Middle-class parents suddenly very enthusiastic about screens

A MIDDLE-CLASS couple who formerly set strict limits on their children’s screen time have suddenly changed their minds, they have confirmed. 

Martin and Francesca Bishop, who previously only allowed one hour of screen time per day on Saturdays and Sundays only, claim to have now realised screens can actually be hugely beneficial to child brain development.

Friend Eleanor Shaw said: “Ever since their first kid was born they’ve smugly carried on about how they won’t just stick them in front of the telly but instead take part in instructional activities like baking sourdough or learning Mandarin.

“However, after finding out their kids aren’t going to be in school for the next 23 weeks they’ve suddenly started referring to the iPad as an ‘electronic educator’.

“They say Jasper and Olive will be using it for ‘online learning’ but by lunchtime they’ll have figured out the parental lock and they’ll be binge-watching Sons of Anarchy while their frantic parents ignore them completely.

“Screen time limits are a luxury of the wealthy. Since Tuesday we’ve joined Amazon Prime, subscribed to Disney+ and bought the kids a Nintendo Switch each.”

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Staying in not the new going out, nation discovers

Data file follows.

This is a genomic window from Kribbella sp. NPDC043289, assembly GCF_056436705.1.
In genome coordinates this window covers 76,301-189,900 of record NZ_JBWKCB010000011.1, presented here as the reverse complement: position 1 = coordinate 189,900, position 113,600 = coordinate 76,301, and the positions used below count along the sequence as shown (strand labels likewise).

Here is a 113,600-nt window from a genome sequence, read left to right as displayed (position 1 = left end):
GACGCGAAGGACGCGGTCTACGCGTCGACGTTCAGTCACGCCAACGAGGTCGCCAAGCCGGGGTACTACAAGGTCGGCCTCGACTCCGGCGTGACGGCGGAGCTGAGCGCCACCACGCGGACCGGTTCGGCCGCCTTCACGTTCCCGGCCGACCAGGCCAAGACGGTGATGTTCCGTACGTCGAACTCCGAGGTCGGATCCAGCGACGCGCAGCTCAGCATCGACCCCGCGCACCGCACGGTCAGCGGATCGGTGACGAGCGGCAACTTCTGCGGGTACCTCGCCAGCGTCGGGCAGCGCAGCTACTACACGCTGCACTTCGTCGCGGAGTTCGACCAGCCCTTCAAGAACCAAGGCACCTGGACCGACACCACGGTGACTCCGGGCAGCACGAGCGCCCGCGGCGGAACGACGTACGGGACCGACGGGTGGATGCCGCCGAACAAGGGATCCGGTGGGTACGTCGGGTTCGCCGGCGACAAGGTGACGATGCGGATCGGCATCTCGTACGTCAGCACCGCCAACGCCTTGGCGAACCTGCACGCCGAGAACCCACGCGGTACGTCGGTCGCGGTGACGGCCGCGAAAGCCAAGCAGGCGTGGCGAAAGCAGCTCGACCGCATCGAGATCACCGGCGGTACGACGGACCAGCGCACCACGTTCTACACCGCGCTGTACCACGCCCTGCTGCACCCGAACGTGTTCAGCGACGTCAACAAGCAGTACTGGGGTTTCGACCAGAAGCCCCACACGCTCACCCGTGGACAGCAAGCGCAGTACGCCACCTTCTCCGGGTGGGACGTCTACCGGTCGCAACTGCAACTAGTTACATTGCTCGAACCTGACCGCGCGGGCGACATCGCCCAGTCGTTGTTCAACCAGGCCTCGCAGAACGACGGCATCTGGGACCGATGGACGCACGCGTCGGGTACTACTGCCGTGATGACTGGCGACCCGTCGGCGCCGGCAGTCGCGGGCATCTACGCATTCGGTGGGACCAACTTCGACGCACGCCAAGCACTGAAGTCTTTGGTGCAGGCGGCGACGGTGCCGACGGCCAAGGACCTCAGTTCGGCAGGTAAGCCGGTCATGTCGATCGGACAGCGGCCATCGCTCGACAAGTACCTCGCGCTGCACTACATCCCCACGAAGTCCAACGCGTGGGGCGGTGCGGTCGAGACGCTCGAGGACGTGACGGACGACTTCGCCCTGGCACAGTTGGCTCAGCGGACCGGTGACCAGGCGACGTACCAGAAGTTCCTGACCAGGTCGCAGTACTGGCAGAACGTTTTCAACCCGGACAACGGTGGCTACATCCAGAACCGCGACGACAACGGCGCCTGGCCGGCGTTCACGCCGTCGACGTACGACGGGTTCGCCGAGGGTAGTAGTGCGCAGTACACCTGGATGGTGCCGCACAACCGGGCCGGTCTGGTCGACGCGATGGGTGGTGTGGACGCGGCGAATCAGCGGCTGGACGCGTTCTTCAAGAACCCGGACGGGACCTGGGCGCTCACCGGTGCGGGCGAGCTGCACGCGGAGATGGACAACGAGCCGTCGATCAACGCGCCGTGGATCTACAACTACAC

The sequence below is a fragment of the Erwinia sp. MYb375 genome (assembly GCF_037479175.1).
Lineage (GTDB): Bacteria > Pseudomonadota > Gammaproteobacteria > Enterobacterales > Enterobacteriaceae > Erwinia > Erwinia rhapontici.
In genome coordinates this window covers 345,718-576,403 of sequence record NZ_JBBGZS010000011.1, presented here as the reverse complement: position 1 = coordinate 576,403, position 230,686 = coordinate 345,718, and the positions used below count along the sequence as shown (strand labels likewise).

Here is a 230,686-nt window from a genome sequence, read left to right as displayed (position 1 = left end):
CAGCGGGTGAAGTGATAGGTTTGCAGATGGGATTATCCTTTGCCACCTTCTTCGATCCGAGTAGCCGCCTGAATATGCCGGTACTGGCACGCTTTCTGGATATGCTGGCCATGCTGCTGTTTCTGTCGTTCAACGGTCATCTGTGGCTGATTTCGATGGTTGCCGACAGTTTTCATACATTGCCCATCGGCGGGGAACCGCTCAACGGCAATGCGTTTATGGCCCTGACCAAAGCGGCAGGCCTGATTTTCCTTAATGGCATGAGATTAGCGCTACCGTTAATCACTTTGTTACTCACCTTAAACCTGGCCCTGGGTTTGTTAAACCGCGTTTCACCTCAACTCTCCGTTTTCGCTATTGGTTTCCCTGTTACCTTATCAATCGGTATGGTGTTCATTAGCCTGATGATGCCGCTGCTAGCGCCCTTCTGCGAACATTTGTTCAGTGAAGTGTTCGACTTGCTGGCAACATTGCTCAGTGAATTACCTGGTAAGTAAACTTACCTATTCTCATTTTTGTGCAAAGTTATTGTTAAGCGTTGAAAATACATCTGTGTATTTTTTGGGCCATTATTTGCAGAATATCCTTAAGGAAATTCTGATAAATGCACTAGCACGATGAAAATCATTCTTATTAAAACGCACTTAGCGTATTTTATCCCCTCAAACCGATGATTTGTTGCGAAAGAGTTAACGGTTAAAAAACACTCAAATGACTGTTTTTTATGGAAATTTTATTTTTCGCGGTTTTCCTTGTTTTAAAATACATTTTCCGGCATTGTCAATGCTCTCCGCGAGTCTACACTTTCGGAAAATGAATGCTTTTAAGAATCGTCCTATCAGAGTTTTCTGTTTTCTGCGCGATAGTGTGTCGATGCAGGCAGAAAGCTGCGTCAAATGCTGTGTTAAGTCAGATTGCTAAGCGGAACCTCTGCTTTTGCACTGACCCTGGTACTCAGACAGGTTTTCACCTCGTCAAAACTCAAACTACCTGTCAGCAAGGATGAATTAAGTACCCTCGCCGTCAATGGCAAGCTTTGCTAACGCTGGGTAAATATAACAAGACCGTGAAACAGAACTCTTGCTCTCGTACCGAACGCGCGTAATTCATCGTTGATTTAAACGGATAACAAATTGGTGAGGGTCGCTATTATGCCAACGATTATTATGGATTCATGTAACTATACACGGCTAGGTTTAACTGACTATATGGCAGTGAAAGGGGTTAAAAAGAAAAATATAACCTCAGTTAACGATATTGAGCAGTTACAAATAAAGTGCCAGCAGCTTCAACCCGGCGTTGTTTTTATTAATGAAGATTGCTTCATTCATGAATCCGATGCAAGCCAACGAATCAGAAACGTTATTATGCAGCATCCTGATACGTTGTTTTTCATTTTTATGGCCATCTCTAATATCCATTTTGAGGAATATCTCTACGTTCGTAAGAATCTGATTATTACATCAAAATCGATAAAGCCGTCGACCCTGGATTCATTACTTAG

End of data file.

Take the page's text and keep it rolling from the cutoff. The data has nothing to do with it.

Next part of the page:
DESPITE claims to the contrary, the country has realised that staying in does not compare to a night out.

Instead of sharing a pint with friends down the pub or hooking up with an attractive stranger in a nightclub, Britain’s self-isolating adults are spending the night in front of the TV and popping open their third tube of Pringles.

Tom Booker said: “Whenever I heard people say staying in was the new going out I always suspected they were deluded morons. And thanks to the pandemic I now know I was right all along.

“When you hit the town there’s no telling where you’ll end up. You could wake up next to the barmaid you’ve been making eyes at all evening, or in the gutter cradling a box of fried chicken. The world’s your oyster.

“Now I’m forced to stay in, I realise it mainly involves wearing a groove into the sofa and drunkenly browsing Netflix for hours while I ignore my partner, all of which I do during the week anyway.”